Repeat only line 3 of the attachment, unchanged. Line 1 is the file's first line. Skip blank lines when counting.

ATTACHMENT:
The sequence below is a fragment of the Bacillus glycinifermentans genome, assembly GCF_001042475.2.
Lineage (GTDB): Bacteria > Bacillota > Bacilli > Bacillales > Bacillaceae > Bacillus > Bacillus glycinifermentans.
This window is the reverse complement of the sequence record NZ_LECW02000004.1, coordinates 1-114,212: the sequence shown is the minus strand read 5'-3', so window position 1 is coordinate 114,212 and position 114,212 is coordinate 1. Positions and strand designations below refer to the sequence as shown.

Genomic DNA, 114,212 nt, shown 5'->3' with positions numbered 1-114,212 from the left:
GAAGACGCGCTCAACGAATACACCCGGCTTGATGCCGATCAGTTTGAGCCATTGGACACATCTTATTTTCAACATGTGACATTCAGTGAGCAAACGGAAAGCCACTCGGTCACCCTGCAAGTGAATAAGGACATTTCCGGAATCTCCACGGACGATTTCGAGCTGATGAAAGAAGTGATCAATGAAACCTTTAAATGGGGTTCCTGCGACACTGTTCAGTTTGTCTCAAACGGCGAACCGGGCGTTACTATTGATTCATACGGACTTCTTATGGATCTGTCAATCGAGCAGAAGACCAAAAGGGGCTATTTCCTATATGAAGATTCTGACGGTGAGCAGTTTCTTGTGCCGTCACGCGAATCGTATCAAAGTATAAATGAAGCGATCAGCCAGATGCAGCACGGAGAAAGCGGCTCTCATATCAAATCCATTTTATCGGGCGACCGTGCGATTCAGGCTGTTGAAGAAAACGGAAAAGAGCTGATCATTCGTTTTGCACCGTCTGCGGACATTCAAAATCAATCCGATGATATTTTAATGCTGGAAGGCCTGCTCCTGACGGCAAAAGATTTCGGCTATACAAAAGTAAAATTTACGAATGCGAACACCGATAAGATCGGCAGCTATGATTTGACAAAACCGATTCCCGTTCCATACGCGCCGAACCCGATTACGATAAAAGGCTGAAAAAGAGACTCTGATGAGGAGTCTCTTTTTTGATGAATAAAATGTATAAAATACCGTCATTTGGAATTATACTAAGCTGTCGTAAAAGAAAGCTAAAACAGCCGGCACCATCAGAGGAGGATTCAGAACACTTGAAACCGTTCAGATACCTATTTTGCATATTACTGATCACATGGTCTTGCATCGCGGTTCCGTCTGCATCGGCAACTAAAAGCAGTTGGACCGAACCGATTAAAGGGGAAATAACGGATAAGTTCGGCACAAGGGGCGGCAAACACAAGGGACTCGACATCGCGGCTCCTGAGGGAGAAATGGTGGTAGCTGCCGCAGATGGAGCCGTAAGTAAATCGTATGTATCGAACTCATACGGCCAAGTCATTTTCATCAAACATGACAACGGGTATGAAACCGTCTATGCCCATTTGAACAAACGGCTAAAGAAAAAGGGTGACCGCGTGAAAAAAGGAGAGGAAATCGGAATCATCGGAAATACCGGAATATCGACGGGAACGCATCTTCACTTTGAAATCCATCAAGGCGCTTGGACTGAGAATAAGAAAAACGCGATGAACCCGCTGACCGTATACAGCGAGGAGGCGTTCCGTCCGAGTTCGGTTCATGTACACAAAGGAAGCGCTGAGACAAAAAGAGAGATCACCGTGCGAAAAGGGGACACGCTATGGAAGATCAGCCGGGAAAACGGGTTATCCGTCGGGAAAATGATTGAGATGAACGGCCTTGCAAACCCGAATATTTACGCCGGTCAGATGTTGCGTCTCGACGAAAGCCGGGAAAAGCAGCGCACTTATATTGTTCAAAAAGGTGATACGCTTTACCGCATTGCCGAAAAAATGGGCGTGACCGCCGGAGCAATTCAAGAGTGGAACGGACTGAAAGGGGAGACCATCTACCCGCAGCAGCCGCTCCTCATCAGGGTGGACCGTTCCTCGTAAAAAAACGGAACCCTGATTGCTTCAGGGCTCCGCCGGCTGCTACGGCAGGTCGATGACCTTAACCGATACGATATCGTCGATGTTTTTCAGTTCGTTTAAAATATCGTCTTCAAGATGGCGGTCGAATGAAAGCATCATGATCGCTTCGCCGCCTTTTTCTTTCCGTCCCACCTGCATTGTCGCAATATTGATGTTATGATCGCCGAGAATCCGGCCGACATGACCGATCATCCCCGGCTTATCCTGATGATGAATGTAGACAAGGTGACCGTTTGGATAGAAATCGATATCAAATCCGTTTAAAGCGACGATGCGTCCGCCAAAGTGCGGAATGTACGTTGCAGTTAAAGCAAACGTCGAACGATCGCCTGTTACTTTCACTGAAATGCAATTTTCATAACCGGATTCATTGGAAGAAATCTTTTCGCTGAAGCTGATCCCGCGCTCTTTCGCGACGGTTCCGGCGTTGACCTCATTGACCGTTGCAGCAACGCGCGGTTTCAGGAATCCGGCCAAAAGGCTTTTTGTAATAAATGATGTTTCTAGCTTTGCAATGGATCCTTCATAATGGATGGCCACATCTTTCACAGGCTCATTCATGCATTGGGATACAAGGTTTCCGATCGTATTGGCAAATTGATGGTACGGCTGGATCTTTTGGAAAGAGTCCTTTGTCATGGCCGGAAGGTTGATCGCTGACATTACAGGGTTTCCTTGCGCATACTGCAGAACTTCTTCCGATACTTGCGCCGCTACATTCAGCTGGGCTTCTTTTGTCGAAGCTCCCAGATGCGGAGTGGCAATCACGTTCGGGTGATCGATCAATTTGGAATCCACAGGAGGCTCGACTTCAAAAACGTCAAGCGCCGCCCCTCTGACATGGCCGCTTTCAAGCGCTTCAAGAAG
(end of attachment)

This window is the reverse complement of the sequence record NZ_LECW02000004.1, coordinates 1-114,212: the sequence shown is the minus strand read 5'-3', so window position 1 is coordinate 114,212 and position 114,212 is coordinate 1. Positions and strand designations below refer to the sequence as shown.